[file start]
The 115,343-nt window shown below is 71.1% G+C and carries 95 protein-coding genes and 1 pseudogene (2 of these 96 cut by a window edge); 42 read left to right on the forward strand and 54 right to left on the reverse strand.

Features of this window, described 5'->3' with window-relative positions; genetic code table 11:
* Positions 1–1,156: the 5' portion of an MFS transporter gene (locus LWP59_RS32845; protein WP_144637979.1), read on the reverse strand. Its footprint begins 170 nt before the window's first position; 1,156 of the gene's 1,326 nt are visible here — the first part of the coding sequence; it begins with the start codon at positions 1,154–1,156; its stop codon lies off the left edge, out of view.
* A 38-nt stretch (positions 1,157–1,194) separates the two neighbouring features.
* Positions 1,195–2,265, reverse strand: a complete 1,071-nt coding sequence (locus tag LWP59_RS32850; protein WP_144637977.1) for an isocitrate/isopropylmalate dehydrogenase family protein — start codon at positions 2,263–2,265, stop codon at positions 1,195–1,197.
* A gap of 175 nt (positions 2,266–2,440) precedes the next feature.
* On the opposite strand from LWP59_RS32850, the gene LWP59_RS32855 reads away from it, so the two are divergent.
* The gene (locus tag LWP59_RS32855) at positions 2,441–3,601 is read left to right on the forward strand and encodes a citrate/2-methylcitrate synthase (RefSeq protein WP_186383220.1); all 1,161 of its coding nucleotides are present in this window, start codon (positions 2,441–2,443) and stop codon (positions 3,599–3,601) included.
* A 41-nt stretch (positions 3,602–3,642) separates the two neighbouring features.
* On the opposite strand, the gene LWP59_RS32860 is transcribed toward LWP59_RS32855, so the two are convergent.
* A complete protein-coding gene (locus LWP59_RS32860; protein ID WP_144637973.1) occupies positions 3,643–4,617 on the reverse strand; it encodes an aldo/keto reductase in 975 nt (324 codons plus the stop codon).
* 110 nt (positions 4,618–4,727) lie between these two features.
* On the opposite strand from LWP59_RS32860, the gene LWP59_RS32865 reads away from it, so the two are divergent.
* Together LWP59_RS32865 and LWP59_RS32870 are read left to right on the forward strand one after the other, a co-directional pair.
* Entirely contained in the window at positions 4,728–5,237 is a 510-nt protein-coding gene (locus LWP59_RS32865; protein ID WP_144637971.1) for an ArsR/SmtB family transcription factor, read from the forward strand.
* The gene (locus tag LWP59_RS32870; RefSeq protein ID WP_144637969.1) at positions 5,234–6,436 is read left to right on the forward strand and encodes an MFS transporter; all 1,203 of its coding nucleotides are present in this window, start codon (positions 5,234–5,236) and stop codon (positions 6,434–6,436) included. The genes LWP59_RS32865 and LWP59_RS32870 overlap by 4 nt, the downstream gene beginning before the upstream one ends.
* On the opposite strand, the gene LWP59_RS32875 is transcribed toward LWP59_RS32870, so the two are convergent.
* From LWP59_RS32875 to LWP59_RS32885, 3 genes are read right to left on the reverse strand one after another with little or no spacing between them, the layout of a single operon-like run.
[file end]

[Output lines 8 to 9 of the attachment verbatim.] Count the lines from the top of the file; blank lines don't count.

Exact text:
* The gene (locus tag LWP59_RS32855) at positions 2,441–3,601 is read left to right on the forward strand and encodes a citrate/2-methylcitrate synthase (RefSeq protein WP_186383220.1); all 1,161 of its coding nucleotides are present in this window, start codon (positions 2,441–2,443) and stop codon (positions 3,599–3,601) included.
* A 41-nt stretch (positions 3,602–3,642) separates the two neighbouring features.